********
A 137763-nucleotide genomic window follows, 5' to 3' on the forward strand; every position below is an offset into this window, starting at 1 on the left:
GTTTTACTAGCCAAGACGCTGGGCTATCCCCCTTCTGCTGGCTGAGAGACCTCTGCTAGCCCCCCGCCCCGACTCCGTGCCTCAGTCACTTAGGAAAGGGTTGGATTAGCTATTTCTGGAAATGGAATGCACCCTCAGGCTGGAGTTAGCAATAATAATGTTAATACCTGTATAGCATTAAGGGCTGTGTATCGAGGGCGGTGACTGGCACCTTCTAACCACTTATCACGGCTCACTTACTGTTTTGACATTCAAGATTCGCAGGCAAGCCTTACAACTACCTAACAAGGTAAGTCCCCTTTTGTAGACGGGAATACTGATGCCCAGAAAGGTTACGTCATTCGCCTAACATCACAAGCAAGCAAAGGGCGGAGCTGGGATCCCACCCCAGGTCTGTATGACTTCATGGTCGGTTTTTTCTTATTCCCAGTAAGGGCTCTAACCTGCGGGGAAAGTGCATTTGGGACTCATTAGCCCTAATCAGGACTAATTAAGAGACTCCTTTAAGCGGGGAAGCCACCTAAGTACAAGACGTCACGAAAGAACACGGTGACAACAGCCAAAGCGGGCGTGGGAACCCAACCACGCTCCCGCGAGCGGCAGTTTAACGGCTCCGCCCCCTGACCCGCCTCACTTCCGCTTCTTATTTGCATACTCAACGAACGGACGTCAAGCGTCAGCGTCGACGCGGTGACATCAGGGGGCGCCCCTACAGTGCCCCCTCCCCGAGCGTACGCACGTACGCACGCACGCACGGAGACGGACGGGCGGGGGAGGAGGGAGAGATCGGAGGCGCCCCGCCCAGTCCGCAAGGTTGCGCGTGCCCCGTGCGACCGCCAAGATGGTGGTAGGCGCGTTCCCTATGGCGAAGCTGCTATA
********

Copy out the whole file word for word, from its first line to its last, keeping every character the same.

A 137763-nucleotide genomic window follows, 5' to 3' on the forward strand; every position below is an offset into this window, starting at 1 on the left:
GTTTTACTAGCCAAGACGCTGGGCTATCCCCCTTCTGCTGGCTGAGAGACCTCTGCTAGCCCCCCGCCCCGACTCCGTGCCTCAGTCACTTAGGAAAGGGTTGGATTAGCTATTTCTGGAAATGGAATGCACCCTCAGGCTGGAGTTAGCAATAATAATGTTAATACCTGTATAGCATTAAGGGCTGTGTATCGAGGGCGGTGACTGGCACCTTCTAACCACTTATCACGGCTCACTTACTGTTTTGACATTCAAGATTCGCAGGCAAGCCTTACAACTACCTAACAAGGTAAGTCCCCTTTTGTAGACGGGAATACTGATGCCCAGAAAGGTTACGTCATTCGCCTAACATCACAAGCAAGCAAAGGGCGGAGCTGGGATCCCACCCCAGGTCTGTATGACTTCATGGTCGGTTTTTTCTTATTCCCAGTAAGGGCTCTAACCTGCGGGGAAAGTGCATTTGGGACTCATTAGCCCTAATCAGGACTAATTAAGAGACTCCTTTAAGCGGGGAAGCCACCTAAGTACAAGACGTCACGAAAGAACACGGTGACAACAGCCAAAGCGGGCGTGGGAACCCAACCACGCTCCCGCGAGCGGCAGTTTAACGGCTCCGCCCCCTGACCCGCCTCACTTCCGCTTCTTATTTGCATACTCAACGAACGGACGTCAAGCGTCAGCGTCGACGCGGTGACATCAGGGGGCGCCCCTACAGTGCCCCCTCCCCGAGCGTACGCACGTACGCACGCACGCACGGAGACGGACGGGCGGGGGAGGAGGGAGAGATCGGAGGCGCCCCGCCCAGTCCGCAAGGTTGCGCGTGCCCCGTGCGACCGCCAAGATGGTGGTAGGCGCGTTCCCTATGGCGAAGCTGCTATA